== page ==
English 165

Special Topics: Narrating Absence: Not-Knowing in Literary Analysis

Section Semester Instructor Time Location Course Areas
2 Spring 2010 Clowes, Erika
Clowes, Erika
MW 4-5:30 103 Wheeler

Other Readings and Media

Eliot,  T.S.: The Waste Land; Beckett,  S.: Waiting for Godot; Ellison,  R.: Invisible Man; Faulkner,  W.: Sanctuary; James,  H.: The Turn of the Screw; Course Reader,  including Freud’s essay on fetishism, excerpts from Muller and Richardson’s The Purloined Poe, Nabokov’s “The Vane Sisters,” & D. F. Wallace’s “A Supposedly Fun Thing I’ll Never Do Again.”

Films: Coppola,  F.F.: The Conversation (1974); Hitchcock,  A.: The Birds (1963)


Critical reading usually involves reading “between the lines” of a literary text, picking up on the implications of its manifest content. In this course, however, we will focus on reading what is altogether missing: for example, the lack of a coherent narrator in Eliot’s Waste Land; the act of waiting for someone who never comes in Beckett’s Godot; or the literally unspeakable horror represented by birds in Hitchcock’s The Birds. Though the assigned texts come from several time periods, one of the primary goals of the course will be to understand why the explicit inclusion of ellipses and “unrepresentable” ideas is most characteristic of modernism. Does the nameless or “undomesticated” element serve to subvert the dominant culture, or, conversely, to define it? Do blank spaces unsettle narratives, or provide a harmonious “negative space”? How do they function in concert with other experimental techniques, such as stream-of-consciousness narration and fragmentation, from which seemingly nothing is excluded? Finally, we will consider the relationship of narrative absences to paranoia—both the characters’ and our own—as we attempt to impose meaning upon these non-signifying spaces.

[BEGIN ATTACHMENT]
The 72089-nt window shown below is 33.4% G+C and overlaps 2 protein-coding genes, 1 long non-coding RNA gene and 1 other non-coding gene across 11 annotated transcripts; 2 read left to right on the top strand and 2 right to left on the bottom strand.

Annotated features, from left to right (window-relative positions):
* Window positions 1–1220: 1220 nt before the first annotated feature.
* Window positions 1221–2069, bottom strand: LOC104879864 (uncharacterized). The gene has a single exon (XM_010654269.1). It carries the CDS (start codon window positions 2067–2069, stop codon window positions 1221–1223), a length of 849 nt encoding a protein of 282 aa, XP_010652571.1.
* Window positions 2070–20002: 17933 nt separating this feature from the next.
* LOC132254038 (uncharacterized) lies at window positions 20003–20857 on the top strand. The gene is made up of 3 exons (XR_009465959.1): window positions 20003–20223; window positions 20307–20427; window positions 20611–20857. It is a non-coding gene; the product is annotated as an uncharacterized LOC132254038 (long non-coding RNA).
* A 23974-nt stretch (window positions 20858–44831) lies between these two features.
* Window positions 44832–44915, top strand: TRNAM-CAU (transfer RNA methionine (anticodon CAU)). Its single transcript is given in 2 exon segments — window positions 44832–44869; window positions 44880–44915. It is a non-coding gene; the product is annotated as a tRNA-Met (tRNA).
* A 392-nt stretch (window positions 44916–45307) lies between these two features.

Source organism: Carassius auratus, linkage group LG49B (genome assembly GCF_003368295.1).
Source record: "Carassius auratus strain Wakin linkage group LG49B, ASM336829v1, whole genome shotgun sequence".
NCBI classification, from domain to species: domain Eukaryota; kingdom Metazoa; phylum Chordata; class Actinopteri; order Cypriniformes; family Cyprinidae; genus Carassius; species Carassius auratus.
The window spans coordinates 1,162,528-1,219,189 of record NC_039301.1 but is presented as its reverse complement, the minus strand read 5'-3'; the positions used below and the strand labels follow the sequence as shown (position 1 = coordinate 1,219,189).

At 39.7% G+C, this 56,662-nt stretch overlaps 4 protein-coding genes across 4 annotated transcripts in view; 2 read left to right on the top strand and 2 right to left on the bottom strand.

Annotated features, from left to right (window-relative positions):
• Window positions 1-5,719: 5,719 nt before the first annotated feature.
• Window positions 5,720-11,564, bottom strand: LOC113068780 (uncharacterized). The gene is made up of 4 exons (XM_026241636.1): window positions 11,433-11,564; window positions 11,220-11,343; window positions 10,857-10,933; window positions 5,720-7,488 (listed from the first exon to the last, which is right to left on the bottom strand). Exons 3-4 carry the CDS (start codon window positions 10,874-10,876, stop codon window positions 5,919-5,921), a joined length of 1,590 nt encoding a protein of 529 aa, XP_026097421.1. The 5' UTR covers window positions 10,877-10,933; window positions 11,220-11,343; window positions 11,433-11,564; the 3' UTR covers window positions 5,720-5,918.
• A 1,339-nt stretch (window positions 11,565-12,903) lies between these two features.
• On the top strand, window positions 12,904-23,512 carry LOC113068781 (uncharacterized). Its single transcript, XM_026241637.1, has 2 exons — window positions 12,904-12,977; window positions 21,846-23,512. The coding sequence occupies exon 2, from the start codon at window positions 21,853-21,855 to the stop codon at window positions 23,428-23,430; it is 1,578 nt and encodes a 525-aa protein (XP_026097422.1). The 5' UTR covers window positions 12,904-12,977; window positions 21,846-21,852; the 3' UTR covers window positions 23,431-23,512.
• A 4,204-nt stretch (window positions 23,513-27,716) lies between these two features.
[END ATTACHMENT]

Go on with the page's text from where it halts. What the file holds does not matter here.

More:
This course is open to English majors only.

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